Our distinguished Rivers people, welcome to another episode of RivEthics on Radio, our character-building weekend show. Please remember that Education is a human right, a public good and a public responsibility. This episode is in commemoration of the United Nations International Day of Education, which came up yesterday, January 24.
Huge success has been achieved in the global education agenda. Even in our country, Nigeria and our Rivers State, substantial awareness has been created for school age children to avoid leaving anyone behind in the dynamic education space that constantly calls for more resources and commitment.
The successes so far recorded notwithstanding, the education sector is wrestling with mammoth challenges worldwide. Among these are the decline in the quality and standards of education, the failure to factor the work place’s skills requirements into learning processes, the widening knowledge gap between students in technically advanced societies and their counterparts in developing countries, the danger and the obstacles that learning faces in conflict zones, the growing incidence of bullying in schools, and the declining esteem of the teaching profession.
The significance of the deficits in education outcome becomes obvious when viewed alongside the spiralling population crisis. A study shows that by 2030, there will be 1.5 billion school-age children in low- and middle-income countries. If the trend continues, over 50 percent—880 million children—will not have the skills they need to be productive members of society. Countries with rapidly growing youth populations, especially the low-income countries in Sub-Saharan Africa and the Middle East, will not be on track to acquire the skills they need to succeed in the workplace of 2030. Nigeria ranks highest among the countries in the said regions with the fastest growing youth population and happens to be poorest country.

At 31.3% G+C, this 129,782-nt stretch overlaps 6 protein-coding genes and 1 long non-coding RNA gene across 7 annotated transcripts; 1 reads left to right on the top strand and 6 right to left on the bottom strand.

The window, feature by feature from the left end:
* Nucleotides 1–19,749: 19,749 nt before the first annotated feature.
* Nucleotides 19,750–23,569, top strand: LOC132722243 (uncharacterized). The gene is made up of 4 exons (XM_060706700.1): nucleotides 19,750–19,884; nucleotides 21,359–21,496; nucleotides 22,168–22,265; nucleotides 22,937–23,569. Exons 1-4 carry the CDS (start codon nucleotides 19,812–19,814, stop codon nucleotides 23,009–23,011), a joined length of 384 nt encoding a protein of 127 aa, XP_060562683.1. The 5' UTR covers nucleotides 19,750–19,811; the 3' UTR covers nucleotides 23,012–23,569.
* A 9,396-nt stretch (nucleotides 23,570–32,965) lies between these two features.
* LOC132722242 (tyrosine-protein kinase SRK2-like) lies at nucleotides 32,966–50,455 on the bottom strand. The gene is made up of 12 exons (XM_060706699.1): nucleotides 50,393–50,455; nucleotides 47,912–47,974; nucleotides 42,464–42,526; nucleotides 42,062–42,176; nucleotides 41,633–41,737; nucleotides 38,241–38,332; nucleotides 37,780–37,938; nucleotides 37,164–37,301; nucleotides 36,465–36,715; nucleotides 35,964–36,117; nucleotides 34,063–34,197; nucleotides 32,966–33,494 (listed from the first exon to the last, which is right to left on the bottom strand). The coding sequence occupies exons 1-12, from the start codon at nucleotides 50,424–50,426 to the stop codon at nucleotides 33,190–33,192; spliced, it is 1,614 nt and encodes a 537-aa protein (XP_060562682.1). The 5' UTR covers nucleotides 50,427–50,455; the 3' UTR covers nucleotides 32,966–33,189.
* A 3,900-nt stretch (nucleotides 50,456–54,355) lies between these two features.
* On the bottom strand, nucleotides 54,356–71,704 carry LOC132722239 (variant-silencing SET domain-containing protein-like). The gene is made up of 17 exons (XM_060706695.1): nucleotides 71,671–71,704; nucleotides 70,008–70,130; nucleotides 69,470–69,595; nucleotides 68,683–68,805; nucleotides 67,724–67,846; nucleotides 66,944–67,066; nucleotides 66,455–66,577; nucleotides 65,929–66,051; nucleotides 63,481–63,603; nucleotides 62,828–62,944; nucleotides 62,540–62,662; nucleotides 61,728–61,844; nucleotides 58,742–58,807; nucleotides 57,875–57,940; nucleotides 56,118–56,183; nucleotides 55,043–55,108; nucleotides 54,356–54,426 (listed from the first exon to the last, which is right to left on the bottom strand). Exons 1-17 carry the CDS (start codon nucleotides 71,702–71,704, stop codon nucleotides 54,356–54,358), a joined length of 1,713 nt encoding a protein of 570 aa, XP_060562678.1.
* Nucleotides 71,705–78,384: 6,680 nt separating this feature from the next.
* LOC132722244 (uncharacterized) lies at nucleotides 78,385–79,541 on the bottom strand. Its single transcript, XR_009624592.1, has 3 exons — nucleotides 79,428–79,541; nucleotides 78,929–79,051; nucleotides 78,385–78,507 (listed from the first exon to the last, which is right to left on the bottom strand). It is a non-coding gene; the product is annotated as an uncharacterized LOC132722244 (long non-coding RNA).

The choices that education stakeholders make have direct impact on various social groups, particularly, disadvantaged groups like rural communities, the urban poor, persons with disabilities, and women. As regards the last category, it is significant to note that nearly two-thirds of all the illiterate adults in the world are female, the majority of whom are in under-developed countries.
Choice also becomes critical as the education sector struggles with how to elevate the status of the teaching profession, recruit competent and highly motivated teachers, and expose teachers to innovative teaching techniques.
Let us pay close attention as our guest speaker takes us through the topic. She is Dr. Beatrice E Awortu, Associate Professor. Department of History and Diplomatic Studies, Ignatius Ajuru University of Education, Port Harcourt
Our wonderful Rivers People, please remember to always let your manners speak for you.
God bless and keep you and your families and God bless Rivers State.